The Feds have also started a program of reducing imports by requiring a special clearance to import any foreign made goods. Licensing is required. All this to protect the manufacturing industry here in the country. Sounds like a plan, except that the locally manufactured goods (of any sort) are of lousy quality and even the local Argentines don't want to buy them .. they much prefer imports, even at greatly inflated prices ... which, of course, leads to inflation. The consensus seems to be "buy it now .. you may not be able to find it in the future". So there is a bit of a push by the average guy to spend more than he should on things he might not be able to get down the road. And for good measure, the banks are now starting to offer mortgages ... at over 9.5% interest. Private consulting firms have pegged the annual inflation rate at over 28% ... so the govt decided to fine those private consulting firms upward of 500,000 pesos ($125,000 U.S.) if they issue reports that differ from the govt report stating inflation at 9%. How sweet does it get?

Again mind you .. most people here don't have loans or mortgages. They have such a distrust of banks (since 2001) that most transactions are done in cash ... which is usually in U.S. cash I might add. Not all of it is declared. I was recently made aware of the fact (by an American who sold his apartment here) that even the banks are involved in somewhat risky (read illegal) money exchange programs. The govt's Internal Revenue Service (the AFIP) has a separate Bureau de Denuncias with it's own private phone number and you can make your worst enemies' life a private hell for the next 5 years by phoning in an anonymous complaint that he is taking payment in American dollars but not declaring it. Additionally, if you are an Argentine travelling abroad and wish to use your bank card to access local currency, you have to have an American dollar account here in Argentina to effect the exchange or your card won't work. That way the govt can keep tabs on how much in the dollar reserve cash fund is actually leaving the country. I was also told that the fellow selling his apartment made an additional $15,000 U.S. on the sale, having done the money exchange under the table.  

If you read back to the events of 2001/2002 and before, you can see the gist of that history happening all over again. Too much government spending to fund social programs (so it can stay in power), not enough revenue coming in to fund the programs, dipping into the countries financial reserves to keep those social programs going, money restrictions to keep the foreign currency reserves that it needs to gain loans from outside sources, assets fleeing the country via underground methods (vast amounts of money and company offices are moving to other parts of the world), the list goes on. And pretty soon they'll be needing the help of the foreign banks to keep themselves afloat in the sea of debt.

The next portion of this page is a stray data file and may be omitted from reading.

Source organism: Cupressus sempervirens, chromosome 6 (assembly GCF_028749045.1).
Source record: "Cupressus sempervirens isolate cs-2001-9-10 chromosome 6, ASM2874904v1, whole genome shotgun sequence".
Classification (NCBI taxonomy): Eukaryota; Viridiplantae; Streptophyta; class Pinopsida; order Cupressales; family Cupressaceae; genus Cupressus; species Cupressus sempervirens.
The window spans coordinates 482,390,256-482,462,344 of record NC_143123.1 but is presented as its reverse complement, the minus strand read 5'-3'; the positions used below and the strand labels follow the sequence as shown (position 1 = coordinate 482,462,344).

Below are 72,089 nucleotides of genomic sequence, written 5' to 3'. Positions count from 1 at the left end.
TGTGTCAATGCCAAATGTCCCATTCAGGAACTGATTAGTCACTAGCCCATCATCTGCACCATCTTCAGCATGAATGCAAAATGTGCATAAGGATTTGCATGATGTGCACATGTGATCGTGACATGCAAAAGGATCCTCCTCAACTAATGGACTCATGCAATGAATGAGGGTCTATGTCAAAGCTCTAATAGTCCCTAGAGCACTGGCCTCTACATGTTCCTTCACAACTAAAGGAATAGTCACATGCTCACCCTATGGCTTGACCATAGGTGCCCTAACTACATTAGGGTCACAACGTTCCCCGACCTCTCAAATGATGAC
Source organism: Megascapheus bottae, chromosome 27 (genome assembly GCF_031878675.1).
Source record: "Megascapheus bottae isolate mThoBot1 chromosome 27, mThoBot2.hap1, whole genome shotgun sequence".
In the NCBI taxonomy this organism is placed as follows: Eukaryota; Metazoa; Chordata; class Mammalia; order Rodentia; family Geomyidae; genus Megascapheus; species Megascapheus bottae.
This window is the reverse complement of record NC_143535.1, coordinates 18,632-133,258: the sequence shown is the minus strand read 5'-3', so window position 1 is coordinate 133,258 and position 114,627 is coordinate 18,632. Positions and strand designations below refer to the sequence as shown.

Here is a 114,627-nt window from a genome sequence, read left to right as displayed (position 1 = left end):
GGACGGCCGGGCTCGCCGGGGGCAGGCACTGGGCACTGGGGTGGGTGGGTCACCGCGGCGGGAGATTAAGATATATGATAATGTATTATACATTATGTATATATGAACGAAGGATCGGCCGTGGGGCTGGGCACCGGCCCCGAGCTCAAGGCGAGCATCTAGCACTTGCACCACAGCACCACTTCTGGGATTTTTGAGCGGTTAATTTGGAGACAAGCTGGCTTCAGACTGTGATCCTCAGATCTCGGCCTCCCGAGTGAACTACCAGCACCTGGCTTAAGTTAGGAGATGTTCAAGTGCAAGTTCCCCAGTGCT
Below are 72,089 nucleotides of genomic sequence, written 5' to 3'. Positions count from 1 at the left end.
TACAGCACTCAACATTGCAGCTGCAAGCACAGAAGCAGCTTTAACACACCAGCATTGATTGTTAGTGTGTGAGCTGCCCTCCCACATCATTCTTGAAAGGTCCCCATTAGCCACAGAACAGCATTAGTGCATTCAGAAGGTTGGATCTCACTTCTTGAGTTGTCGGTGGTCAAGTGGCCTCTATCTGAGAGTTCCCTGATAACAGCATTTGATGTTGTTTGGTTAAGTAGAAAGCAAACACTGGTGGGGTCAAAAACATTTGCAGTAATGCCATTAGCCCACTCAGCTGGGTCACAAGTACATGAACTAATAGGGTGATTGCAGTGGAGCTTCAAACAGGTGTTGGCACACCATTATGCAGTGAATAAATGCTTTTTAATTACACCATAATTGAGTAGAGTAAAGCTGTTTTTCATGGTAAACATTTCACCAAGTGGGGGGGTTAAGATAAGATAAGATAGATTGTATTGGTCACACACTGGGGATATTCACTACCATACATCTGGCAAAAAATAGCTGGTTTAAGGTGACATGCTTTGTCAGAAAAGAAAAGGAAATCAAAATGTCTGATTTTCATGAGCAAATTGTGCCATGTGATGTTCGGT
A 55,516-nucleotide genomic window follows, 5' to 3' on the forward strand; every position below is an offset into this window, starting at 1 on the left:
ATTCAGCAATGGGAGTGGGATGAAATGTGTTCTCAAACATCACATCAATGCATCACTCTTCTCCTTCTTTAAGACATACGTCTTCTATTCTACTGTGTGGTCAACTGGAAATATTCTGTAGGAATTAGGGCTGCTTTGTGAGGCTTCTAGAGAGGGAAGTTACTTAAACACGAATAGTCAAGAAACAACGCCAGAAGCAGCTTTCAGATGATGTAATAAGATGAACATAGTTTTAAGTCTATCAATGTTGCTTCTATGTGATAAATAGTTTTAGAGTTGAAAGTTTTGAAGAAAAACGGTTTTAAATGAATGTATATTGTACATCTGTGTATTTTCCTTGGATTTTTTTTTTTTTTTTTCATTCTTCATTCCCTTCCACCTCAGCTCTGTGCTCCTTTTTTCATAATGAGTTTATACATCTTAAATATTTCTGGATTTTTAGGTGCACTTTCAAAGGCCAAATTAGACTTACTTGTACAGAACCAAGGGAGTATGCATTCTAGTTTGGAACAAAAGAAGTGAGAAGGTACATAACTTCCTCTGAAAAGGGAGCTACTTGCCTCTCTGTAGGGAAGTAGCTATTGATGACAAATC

But this time, no one will help, not if they're smart. And eventually the events of 2001 will repeat themselves. It has to happen . It's destiny. 

I've spoken with a number of locals, both the wealthy and those who are not so much so, and they all say the same thing. You get used to it. Every 10 years or so the country goes through a massive financial upheaval, then things get better, then things get worse .. it's a cycle that everyone is aware of and that everyone seems to take for granted. As this "formula" works it's way through the various levels of " governmental non-performance" the rich get richer .... and do it on the backs of the poor and disadvantaged. Totally unfair ... but what's the alternative? I have no idea ... maybe a benevolent dictatorship ... but they tried that and it was a disaster. Perhaps finding a few good men for government offices, ones that aren't corruptible and who can't be bought off ... that might work. But go ahead ... find one. I dare you. In a land where family honour and reputation seem to be of ultimate importance I can't fathom how there can be so much corruption in the government ranks. It boggles my mind. 

So what are we left with? Next year it will be worse than it is this year. And this year is worse than last year by a long shot. I will not be returning to Argentina for next winter. I know if I come back it will be more costly, more things will be harder to come by and more people will be unhappy. More strikes for higher wages, more social unrest and possibly more military interference to maintain law and order .. sound familiar? History repeating itself. 

it just bothers the soul out of me to see such a wonderful country, that has so much to offer, being raped and pillaged with such regularity by people who have more money than god and still want more ... and are willing to get it by ruining the lives of so many others. 

But this is just my opinion ..... and, as always ...... I could be wrong.


That is so sad Mike. You are right, Argentina is a great country being torn upart by its own "leading class". What a shame, but greed knows no bounds. Glad we were able to visit last year.